By Yoshiki Tanaka. Released in Japan as “Ginga Eiyū Densetsu” by Tokuma Shoten. Released in North America by Haikasoru. Translated by Matt Treyvaud.
And so the Legend of the Galactic Heroes comes to a close. (There are five volumes of short story collections also out in Japan, but they don’t seem essential to the narrative.) The story ends because the two sides finally come together and try to negotiate a compromise between Empire and Federation – Parliamentary Democracy, which is presented as the best of both worlds, mostly. But you could also argue that the series is ending as the author is running out of characters to kill off. This is a doom-laden book, with a bunch of the main cast given their final moments. Some go out fighting, like von Schönkopf and Merkatz, nobly in battle. Some die like villains, taking out swathes of others as they succumb to a brain tumor (Rubinsky). Some appear to die almost because the author forgot to kill them off and they were running out of pages, like von Oberstein. Hell, even von Oberstein’s DOG, the one thing that made him vaguely human, is dying. And then there is Reinhard.
I’m not really spoiling anything by talking about these deaths, as the book is still written like a history textbook from the future, so frequently talks about “this was the last time he would visit this planet”, etc. That said, you’d have to be reading the series with very narrow vision not to realize that Reinhard wasn’t going to make it to the end of it. Honestly, he hasn’t been the same since the death of Yang Wen-Li, and he knows it. What’s more, it may be his fatal flaw that finally kills him off. No, not the disease that he’s had for ages that finally gets a name but might as well be “Love Story disease”. Instead it’s his leaping off to battle against Julian’s forces one last time, despite knowing that he’s running a fever and choosing to hide it from everyone. The end of the war means peace, which means no more battles, which means that Reinhard is pretty much going to be out of his depth – something he admits at his deathbed, as he notes Hilda will be a much better leader as she’s the politician.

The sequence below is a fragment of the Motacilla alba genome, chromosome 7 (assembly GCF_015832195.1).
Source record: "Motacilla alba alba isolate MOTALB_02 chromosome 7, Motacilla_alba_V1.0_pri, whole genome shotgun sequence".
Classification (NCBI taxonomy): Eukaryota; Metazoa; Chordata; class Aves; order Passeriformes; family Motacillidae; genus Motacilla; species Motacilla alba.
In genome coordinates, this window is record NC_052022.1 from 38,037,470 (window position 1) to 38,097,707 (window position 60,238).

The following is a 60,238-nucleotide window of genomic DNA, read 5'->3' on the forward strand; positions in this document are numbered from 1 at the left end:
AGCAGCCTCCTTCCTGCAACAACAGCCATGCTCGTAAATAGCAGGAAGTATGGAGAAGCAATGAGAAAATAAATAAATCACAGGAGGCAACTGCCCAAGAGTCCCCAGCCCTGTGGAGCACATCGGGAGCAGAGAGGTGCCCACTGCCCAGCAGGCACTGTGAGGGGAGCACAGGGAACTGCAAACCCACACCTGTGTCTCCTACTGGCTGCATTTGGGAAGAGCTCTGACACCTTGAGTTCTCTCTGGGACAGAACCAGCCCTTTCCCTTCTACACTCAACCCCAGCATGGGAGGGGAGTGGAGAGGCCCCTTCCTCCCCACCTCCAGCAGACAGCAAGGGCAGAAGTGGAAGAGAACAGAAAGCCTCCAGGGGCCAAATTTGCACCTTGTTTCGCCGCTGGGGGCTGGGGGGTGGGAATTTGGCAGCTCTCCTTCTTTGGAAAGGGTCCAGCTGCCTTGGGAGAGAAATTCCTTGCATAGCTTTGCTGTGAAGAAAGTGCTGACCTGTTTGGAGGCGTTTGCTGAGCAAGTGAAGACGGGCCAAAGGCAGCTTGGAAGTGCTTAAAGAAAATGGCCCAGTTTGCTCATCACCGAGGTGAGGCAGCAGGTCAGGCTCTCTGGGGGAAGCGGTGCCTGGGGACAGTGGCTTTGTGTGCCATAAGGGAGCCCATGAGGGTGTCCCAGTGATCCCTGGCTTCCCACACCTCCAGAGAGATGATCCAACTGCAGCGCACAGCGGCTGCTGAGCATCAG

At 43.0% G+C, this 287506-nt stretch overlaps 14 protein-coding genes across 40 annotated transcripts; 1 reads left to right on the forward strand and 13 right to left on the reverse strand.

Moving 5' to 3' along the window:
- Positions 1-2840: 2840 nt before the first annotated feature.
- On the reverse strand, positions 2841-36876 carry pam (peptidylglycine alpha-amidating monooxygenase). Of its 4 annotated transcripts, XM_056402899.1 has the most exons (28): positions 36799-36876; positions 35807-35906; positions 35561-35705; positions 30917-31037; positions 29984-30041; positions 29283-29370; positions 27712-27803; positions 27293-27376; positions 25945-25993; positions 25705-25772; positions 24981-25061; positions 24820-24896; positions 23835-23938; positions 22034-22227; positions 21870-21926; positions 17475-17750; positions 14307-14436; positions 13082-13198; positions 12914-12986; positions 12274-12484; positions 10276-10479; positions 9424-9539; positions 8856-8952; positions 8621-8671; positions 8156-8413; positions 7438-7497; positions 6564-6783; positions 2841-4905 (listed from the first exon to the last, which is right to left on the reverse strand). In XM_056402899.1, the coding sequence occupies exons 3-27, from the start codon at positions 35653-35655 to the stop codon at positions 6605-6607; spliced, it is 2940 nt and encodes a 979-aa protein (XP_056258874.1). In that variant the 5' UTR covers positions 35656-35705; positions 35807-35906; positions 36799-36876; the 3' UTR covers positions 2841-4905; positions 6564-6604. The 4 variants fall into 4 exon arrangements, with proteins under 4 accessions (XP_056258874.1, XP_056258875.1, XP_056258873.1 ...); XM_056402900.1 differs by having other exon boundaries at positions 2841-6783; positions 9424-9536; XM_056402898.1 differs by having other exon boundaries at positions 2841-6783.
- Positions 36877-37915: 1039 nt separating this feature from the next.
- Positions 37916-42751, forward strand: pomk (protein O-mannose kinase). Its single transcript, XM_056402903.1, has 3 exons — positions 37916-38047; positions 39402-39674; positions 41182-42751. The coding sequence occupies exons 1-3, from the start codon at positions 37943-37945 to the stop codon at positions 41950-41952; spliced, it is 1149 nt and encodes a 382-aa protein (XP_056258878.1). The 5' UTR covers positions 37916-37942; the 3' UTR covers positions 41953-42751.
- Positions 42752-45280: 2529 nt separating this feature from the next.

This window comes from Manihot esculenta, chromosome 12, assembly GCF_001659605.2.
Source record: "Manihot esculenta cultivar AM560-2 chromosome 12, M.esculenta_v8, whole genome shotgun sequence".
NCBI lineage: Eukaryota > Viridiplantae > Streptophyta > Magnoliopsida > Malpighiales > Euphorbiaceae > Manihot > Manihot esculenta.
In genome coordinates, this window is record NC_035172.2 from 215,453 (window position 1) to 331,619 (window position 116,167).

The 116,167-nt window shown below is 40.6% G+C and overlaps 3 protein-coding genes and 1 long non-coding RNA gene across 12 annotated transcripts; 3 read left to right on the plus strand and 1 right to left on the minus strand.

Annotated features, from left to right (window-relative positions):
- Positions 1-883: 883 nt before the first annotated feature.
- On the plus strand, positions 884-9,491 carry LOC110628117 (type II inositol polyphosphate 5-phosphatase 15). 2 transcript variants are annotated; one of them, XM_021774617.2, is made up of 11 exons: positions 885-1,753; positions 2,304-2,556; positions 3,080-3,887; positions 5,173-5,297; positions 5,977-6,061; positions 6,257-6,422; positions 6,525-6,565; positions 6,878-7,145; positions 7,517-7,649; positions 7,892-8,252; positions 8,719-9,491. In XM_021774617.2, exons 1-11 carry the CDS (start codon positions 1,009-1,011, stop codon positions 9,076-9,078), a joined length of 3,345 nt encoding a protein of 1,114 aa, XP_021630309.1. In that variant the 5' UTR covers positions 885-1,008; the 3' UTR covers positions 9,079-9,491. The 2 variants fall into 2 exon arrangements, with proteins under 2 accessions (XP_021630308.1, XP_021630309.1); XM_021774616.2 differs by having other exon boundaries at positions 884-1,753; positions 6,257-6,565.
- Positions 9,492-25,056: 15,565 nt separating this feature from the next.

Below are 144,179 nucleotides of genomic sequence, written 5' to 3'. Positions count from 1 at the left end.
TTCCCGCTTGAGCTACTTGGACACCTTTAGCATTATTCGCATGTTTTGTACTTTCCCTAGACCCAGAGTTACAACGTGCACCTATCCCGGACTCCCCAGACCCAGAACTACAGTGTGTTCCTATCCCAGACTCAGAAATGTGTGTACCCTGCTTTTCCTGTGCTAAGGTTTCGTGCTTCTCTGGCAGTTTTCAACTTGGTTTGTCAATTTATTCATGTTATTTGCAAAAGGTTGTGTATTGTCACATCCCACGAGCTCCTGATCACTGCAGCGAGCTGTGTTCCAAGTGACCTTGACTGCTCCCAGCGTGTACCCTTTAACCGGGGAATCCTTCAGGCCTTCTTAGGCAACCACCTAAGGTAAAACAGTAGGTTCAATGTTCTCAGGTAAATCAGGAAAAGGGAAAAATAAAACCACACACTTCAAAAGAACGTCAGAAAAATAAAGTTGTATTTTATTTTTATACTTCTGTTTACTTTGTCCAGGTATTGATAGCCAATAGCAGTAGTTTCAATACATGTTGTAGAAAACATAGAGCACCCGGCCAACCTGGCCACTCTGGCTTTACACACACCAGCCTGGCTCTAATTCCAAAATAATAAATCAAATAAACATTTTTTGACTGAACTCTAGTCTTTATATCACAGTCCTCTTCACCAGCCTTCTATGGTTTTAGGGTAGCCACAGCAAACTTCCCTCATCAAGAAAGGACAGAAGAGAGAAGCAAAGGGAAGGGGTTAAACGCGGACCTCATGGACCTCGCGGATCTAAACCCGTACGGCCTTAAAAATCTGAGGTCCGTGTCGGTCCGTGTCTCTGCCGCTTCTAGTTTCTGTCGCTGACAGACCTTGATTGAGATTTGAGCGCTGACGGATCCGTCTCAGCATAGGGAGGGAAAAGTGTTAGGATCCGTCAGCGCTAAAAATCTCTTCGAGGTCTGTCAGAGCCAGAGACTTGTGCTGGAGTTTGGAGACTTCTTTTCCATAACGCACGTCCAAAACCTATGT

There are several cool space battles, including one where Julian and company essentially storm Reinhard’s ship as if it were a boat to try to get to him and negotiate, and another where we see Annerose, Reinhard’s sister, protect Hilda from terrorists (don’t worry, she doesn’t die). But for the most part the best moments are the speeches and dialogues, as with most of this series. A lot of the book discusses von Oberstein, whose methods continue to sacrifice the few to save the many, but in the worst, least honorable way possible, to the point where other Admirals try to punch him. He’s an unpleasant person but a great character, and I wish his death had more impact – perhaps the anime improves on this. Oh yes, and Julian and Katerose hook up, though her lack of presence in the final big scenes reminds me that LOGH tries to give us some good female representation but struggles at it.
I’m very happy that we were able to get the entire series out here in North America. It’s a classic, though admittedly more known here for the epic 80s anime, and worth reading to see how authors who aren’t Leiji Matsumoto handle a Wagnerian space opera sort of story, albeit one with a dry historical filter. A noble finale.